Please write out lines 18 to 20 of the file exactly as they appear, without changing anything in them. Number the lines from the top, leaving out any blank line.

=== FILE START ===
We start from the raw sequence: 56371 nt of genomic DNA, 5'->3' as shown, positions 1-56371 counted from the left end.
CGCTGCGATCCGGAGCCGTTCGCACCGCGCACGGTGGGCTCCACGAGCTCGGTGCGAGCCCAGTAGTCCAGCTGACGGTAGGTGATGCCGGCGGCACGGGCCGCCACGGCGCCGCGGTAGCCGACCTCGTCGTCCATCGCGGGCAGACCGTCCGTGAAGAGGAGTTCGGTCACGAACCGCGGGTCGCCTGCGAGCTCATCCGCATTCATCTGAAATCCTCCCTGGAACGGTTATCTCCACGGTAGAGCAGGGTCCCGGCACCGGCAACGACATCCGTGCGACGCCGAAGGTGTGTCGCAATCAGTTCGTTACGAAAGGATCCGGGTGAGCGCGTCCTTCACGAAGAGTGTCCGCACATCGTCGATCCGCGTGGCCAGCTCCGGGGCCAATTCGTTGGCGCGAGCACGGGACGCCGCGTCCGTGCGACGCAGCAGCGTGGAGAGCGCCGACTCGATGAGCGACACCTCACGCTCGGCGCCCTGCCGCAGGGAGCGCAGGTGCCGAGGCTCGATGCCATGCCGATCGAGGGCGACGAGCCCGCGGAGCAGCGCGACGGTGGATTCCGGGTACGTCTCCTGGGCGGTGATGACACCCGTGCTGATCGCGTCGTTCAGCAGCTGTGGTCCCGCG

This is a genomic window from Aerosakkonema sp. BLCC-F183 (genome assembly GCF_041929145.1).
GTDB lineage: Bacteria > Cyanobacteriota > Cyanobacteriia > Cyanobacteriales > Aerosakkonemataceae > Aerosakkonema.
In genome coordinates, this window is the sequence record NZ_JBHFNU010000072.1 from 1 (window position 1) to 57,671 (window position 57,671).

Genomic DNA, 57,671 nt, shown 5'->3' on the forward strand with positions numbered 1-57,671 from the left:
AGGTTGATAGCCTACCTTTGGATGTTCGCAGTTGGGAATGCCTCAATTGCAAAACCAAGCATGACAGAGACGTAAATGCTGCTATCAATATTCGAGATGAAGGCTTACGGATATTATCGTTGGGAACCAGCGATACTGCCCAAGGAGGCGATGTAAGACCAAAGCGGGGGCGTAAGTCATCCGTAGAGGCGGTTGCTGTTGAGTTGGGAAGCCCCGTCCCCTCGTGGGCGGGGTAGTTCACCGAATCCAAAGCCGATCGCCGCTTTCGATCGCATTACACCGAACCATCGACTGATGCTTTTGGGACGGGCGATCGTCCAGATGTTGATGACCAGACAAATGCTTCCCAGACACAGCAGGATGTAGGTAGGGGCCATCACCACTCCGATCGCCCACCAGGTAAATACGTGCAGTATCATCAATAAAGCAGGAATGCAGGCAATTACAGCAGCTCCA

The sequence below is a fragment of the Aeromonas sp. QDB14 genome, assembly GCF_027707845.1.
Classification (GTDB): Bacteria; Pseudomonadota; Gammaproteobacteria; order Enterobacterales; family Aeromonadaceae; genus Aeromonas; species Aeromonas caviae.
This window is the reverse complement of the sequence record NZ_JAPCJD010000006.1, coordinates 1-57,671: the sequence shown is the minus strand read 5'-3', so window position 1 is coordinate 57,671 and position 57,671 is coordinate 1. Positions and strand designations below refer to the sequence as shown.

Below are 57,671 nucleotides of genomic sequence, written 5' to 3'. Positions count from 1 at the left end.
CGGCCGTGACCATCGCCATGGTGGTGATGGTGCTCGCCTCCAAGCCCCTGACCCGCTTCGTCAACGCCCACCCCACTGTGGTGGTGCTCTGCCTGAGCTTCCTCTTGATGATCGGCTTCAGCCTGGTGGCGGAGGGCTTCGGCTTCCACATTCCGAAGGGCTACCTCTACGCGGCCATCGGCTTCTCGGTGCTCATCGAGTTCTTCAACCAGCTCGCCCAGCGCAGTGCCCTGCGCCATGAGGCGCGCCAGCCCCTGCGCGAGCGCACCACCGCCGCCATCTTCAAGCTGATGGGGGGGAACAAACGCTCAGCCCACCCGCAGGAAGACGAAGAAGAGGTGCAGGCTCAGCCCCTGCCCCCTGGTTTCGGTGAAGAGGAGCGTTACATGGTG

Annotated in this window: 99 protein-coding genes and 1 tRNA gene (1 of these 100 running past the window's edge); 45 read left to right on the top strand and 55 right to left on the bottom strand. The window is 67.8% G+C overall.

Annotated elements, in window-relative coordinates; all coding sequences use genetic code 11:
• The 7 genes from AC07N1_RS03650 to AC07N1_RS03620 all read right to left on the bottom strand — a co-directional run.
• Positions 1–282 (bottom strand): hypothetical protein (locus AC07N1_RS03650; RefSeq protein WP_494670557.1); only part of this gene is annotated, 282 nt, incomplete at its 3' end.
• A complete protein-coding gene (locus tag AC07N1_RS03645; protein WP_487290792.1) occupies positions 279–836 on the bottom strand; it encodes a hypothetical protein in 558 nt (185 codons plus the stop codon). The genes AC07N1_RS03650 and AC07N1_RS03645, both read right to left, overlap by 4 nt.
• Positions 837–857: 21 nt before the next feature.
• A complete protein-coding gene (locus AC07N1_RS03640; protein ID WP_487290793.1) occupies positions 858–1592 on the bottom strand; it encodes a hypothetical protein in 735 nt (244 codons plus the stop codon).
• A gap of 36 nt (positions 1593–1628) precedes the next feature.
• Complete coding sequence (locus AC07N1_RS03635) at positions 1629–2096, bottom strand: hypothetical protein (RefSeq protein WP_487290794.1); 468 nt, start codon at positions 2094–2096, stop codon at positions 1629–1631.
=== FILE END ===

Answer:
• Positions 837–857: 21 nt before the next feature.
• A complete protein-coding gene (locus AC07N1_RS03640; protein ID WP_487290793.1) occupies positions 858–1592 on the bottom strand; it encodes a hypothetical protein in 735 nt (244 codons plus the stop codon).
• A gap of 36 nt (positions 1593–1628) precedes the next feature.